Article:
Personality: Life Narratives, Identity, and the Self.
The concepts of stability and change in self-concept and personality are significant while evaluating adult life span development. Narrative researchers objectively approach this evaluation by relying on life narratives of participants. Life narratives are intended to reconstruct an internalized, personalized account of past and present experiences as they tie into personality development as well as considering future goals and direction. McAdams (1994) argues that this approach is necessary to accurately create an understanding of a person’s identity. Relying only on dispositional traits and personal goals lack coherence and overall purpose. Using narrative research, like McAdams Life-Story Model can help answer questions such as, “ Who am I?” and “ How do I fit in this world? ”. The life story will contain seven essential features: narrative tone, image, theme, ideological setting, nuclear episodes, character and ending, which will serve as a guideline for interview questions. Another theory to consider while evaluating the concept of Personality is Whitbourne’s Identity Theory and the life-span construct. Whitbourne’s approach to understanding adult identity is that identity is self-constructed based on one’s own conceptions. Whitbourne’s model of adult identity uses Piaget’s terms of assimilation and accommodation to illustrate the effects of self-evaluation and self-justification and identity. Using this model will provide information on personal schemas and how they have changed with the addition of new experiences. Possible questions to ask might be, “ At age twenty what goals had you set to achieve?” “ Was there an event that occurred which changed this goal?” “ What are some defining moments for you from your early adulthood?” “ What are your priorities now? ”, “ How do you see yourself in the future? ”. Developmental Influences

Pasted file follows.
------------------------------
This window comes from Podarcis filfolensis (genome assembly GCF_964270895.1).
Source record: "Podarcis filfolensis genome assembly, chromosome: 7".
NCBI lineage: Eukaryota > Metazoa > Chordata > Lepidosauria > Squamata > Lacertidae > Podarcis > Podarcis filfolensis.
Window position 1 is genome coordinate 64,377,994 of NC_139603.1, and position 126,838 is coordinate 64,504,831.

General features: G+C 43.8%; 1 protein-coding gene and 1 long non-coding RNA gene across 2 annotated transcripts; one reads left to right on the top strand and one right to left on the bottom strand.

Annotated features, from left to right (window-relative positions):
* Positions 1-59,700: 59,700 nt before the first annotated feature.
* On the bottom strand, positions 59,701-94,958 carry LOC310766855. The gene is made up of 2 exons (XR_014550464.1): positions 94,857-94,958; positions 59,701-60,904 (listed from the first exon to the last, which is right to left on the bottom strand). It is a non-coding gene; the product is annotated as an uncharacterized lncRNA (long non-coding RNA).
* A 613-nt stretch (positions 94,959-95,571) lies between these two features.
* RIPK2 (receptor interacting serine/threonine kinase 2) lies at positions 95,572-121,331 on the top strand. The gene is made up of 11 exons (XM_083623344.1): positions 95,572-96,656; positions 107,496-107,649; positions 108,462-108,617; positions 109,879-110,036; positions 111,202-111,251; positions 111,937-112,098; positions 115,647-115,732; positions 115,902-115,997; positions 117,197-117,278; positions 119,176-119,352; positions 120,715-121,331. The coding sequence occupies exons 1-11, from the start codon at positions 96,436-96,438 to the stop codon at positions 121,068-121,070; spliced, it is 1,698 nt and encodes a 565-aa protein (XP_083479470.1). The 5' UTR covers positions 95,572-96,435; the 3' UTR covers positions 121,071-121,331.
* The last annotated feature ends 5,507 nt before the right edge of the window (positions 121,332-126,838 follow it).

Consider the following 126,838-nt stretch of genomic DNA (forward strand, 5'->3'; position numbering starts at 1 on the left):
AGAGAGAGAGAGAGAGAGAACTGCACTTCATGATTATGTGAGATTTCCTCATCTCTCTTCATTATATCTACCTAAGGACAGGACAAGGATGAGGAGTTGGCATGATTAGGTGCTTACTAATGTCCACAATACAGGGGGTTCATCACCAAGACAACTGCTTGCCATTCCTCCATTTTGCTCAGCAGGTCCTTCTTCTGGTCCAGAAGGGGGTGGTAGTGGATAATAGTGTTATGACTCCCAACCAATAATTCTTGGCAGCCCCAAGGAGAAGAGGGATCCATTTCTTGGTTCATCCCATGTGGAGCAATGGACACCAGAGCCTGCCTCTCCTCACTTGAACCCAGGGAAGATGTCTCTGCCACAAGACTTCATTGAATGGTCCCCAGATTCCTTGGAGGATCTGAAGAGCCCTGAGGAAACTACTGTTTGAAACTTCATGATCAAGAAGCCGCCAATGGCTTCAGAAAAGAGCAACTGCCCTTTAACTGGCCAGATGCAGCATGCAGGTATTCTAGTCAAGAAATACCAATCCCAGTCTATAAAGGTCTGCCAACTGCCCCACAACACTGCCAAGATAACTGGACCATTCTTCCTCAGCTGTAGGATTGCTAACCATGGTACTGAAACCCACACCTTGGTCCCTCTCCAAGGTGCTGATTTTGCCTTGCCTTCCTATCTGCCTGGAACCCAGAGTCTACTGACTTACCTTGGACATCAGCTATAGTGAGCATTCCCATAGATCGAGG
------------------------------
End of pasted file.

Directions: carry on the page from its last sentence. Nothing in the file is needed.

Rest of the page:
Life span development changes have three main influences,...
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